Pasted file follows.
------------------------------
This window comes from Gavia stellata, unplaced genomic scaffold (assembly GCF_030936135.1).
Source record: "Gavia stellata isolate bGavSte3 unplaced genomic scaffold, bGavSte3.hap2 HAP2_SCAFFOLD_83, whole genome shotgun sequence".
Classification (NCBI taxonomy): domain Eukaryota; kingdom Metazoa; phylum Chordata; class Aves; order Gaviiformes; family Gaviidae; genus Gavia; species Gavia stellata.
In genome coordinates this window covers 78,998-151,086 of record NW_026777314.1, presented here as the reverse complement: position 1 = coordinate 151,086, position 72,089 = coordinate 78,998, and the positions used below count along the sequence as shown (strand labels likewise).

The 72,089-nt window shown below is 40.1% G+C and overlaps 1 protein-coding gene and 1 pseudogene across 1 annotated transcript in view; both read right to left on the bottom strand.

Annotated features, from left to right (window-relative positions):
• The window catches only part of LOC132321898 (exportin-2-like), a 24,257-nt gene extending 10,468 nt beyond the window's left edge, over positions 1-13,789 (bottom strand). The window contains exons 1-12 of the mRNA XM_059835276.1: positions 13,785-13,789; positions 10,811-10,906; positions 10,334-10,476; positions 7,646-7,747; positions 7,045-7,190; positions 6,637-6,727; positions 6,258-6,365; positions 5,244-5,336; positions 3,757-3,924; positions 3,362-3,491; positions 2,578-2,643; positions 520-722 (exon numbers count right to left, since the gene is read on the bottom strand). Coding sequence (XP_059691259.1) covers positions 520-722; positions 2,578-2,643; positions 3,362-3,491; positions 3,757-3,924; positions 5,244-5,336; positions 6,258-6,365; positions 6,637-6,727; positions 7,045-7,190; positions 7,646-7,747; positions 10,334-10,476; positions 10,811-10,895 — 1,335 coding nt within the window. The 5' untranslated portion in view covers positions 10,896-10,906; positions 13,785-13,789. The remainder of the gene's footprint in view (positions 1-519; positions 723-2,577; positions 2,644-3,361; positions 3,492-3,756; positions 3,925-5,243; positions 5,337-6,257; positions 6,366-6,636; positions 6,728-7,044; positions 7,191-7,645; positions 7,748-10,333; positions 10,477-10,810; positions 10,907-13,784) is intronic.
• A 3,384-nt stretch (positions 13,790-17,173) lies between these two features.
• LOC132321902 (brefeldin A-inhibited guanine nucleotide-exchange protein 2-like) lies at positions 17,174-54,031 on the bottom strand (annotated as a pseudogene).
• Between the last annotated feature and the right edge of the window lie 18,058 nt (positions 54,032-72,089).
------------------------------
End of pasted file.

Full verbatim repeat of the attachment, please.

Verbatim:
This window comes from Gavia stellata, unplaced genomic scaffold (assembly GCF_030936135.1).
Source record: "Gavia stellata isolate bGavSte3 unplaced genomic scaffold, bGavSte3.hap2 HAP2_SCAFFOLD_83, whole genome shotgun sequence".
Classification (NCBI taxonomy): domain Eukaryota; kingdom Metazoa; phylum Chordata; class Aves; order Gaviiformes; family Gaviidae; genus Gavia; species Gavia stellata.
In genome coordinates this window covers 78,998-151,086 of record NW_026777314.1, presented here as the reverse complement: position 1 = coordinate 151,086, position 72,089 = coordinate 78,998, and the positions used below count along the sequence as shown (strand labels likewise).

The 72,089-nt window shown below is 40.1% G+C and overlaps 1 protein-coding gene and 1 pseudogene across 1 annotated transcript in view; both read right to left on the bottom strand.

Annotated features, from left to right (window-relative positions):
• The window catches only part of LOC132321898 (exportin-2-like), a 24,257-nt gene extending 10,468 nt beyond the window's left edge, over positions 1-13,789 (bottom strand). The window contains exons 1-12 of the mRNA XM_059835276.1: positions 13,785-13,789; positions 10,811-10,906; positions 10,334-10,476; positions 7,646-7,747; positions 7,045-7,190; positions 6,637-6,727; positions 6,258-6,365; positions 5,244-5,336; positions 3,757-3,924; positions 3,362-3,491; positions 2,578-2,643; positions 520-722 (exon numbers count right to left, since the gene is read on the bottom strand). Coding sequence (XP_059691259.1) covers positions 520-722; positions 2,578-2,643; positions 3,362-3,491; positions 3,757-3,924; positions 5,244-5,336; positions 6,258-6,365; positions 6,637-6,727; positions 7,045-7,190; positions 7,646-7,747; positions 10,334-10,476; positions 10,811-10,895 — 1,335 coding nt within the window. The 5' untranslated portion in view covers positions 10,896-10,906; positions 13,785-13,789. The remainder of the gene's footprint in view (positions 1-519; positions 723-2,577; positions 2,644-3,361; positions 3,492-3,756; positions 3,925-5,243; positions 5,337-6,257; positions 6,366-6,636; positions 6,728-7,044; positions 7,191-7,645; positions 7,748-10,333; positions 10,477-10,810; positions 10,907-13,784) is intronic.
• A 3,384-nt stretch (positions 13,790-17,173) lies between these two features.
• LOC132321902 (brefeldin A-inhibited guanine nucleotide-exchange protein 2-like) lies at positions 17,174-54,031 on the bottom strand (annotated as a pseudogene).
• Between the last annotated feature and the right edge of the window lie 18,058 nt (positions 54,032-72,089).